How to Determine if Your WiFi Network is Being Stolen
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How to Determine if Your WiFi Network is Being Stolen

How to find out if someone is stealing your WiFi internet connection and steps to prevent it.

As technology has increased over the years, so has the speed and ease of access to the Internet especially with wireless internet or WiFi. WiFi used to be found only in coffee shops, libraries and airports, but now many people use WiFi in their home. The problem with using WiFi is that if it is not secured properly, other people can access your network and even information on your computer.

If someone uses your WiFi network to access the internet it is called piggybacking. When wireless squatters steal your WiFi, they slow down your bandwidth and they can steal information off your computer or infect machines on your network with a virus.

Many courts are now looking to criminalize the theft of WiFi. A court in Michigan let a man off on felony charges for stealing a WiFi signal from a coffee shop while parked in his car. The man had been checking his e-mail and browsing the Internet before he was arrested and informed it was illegal to do so. Prosecutors eventually determined the man had no idea what he was doing was illegal.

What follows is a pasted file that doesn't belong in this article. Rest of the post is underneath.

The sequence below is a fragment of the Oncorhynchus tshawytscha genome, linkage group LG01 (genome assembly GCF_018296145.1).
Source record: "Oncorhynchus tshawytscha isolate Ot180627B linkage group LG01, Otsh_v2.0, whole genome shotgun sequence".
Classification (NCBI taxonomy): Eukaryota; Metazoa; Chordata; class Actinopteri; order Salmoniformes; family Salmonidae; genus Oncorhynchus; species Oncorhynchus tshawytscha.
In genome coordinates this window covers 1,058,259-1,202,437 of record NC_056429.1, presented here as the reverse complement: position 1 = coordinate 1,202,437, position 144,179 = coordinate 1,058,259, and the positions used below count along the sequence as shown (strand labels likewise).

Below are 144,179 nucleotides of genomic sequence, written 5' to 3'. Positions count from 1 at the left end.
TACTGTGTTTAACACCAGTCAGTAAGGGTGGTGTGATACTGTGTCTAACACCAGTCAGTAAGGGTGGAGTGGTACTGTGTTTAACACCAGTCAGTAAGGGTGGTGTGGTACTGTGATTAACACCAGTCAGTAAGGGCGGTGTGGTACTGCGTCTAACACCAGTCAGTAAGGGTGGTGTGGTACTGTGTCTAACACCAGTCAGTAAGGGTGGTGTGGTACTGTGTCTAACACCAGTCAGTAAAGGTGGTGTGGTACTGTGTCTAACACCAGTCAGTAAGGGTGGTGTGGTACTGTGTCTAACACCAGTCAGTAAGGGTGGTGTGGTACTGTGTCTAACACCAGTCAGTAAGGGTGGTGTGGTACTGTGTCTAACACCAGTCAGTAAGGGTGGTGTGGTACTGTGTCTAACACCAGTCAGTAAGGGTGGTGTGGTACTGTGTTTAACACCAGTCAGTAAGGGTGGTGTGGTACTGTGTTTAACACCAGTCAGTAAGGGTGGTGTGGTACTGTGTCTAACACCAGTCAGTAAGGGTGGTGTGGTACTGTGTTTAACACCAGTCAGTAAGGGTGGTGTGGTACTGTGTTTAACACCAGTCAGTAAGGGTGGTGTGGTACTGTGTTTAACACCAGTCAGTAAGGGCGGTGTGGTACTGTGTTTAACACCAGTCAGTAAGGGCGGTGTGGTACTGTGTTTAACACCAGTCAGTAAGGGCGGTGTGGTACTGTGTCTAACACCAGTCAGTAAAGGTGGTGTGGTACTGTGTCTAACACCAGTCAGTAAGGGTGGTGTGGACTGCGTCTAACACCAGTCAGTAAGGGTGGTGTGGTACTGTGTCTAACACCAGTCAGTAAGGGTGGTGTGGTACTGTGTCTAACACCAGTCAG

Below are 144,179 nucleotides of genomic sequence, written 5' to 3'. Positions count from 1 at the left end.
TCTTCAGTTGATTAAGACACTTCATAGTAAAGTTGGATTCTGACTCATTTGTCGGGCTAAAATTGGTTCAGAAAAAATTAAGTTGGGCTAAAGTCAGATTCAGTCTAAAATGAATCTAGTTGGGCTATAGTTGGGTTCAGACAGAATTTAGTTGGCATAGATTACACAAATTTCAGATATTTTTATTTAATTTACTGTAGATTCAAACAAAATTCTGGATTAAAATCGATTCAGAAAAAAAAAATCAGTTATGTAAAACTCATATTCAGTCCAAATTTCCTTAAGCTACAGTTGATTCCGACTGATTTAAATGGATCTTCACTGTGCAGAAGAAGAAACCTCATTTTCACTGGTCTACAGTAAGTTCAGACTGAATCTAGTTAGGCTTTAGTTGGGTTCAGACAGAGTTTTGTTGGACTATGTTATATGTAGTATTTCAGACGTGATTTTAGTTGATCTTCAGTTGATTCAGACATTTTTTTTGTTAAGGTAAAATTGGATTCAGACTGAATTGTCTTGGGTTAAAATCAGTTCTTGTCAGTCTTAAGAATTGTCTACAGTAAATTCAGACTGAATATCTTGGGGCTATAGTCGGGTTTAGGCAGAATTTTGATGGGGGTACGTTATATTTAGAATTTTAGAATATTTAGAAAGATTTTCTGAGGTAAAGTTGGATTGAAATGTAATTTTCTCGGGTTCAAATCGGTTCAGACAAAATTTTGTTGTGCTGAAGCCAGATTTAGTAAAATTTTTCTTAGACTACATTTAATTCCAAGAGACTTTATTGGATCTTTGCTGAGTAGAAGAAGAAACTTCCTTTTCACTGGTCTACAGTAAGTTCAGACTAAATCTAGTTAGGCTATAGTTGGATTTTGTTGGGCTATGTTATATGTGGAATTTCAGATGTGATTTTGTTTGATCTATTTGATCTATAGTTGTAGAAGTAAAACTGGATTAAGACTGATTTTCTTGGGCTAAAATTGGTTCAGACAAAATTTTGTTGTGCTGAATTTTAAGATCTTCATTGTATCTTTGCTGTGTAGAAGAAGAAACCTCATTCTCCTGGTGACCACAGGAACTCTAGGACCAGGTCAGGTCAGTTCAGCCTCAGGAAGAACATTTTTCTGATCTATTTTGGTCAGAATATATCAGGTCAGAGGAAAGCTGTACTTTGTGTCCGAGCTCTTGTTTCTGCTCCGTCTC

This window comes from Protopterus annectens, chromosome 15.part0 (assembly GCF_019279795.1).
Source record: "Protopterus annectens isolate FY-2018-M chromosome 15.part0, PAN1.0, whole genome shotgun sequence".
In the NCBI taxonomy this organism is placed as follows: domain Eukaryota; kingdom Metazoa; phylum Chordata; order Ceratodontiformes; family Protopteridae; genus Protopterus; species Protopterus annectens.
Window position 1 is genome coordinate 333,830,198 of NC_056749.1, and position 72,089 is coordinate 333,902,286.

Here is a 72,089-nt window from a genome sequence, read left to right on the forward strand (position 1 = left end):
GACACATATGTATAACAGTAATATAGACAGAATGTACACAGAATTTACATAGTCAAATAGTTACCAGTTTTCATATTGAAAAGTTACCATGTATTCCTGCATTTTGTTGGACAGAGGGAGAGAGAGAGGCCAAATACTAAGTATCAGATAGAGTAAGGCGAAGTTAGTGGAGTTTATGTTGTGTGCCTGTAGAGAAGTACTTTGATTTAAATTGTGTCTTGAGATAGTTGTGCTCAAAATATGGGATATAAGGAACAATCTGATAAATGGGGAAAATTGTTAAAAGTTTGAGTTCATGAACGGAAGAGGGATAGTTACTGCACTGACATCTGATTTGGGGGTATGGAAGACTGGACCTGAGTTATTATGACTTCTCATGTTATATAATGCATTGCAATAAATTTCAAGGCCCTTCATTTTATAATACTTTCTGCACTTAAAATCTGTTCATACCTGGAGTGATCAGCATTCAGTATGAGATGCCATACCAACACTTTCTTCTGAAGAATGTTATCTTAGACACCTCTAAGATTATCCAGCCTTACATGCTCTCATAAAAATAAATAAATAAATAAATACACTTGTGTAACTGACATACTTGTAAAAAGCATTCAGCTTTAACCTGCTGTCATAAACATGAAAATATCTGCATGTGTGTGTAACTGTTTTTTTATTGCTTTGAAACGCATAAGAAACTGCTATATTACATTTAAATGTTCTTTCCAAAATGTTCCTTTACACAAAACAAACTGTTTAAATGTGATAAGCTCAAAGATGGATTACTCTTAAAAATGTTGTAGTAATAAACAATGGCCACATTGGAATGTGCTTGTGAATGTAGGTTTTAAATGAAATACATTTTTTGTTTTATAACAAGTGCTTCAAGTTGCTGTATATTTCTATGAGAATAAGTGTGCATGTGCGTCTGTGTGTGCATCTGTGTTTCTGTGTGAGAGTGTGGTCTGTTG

How a WiFi Network Works

A wireless network is comprised of a broadband Internet connection from a DSL, cable, cellular or satellite modem. You attach the modem to the wireless router, which distributes the signal and creates a network.

This is referred to as a local area network, or LAN. You can use the LAN to connect your desktop or laptop computer, iPod, and printer. Some home security systems, appliances, and thermostats can also use your LAN to provide remote access. Your router will have what's called a dynamic host client protocol, DHCP table. The DHCP table is the list of every piece of equipment allowed on the network.

Each device has its own media access control, or MAC address. MAC addresses are assigned by the manufacturer, but can be changed by users with some effort. Your router uses these addresses to assign each machine on your network an Internet protocol or IP address.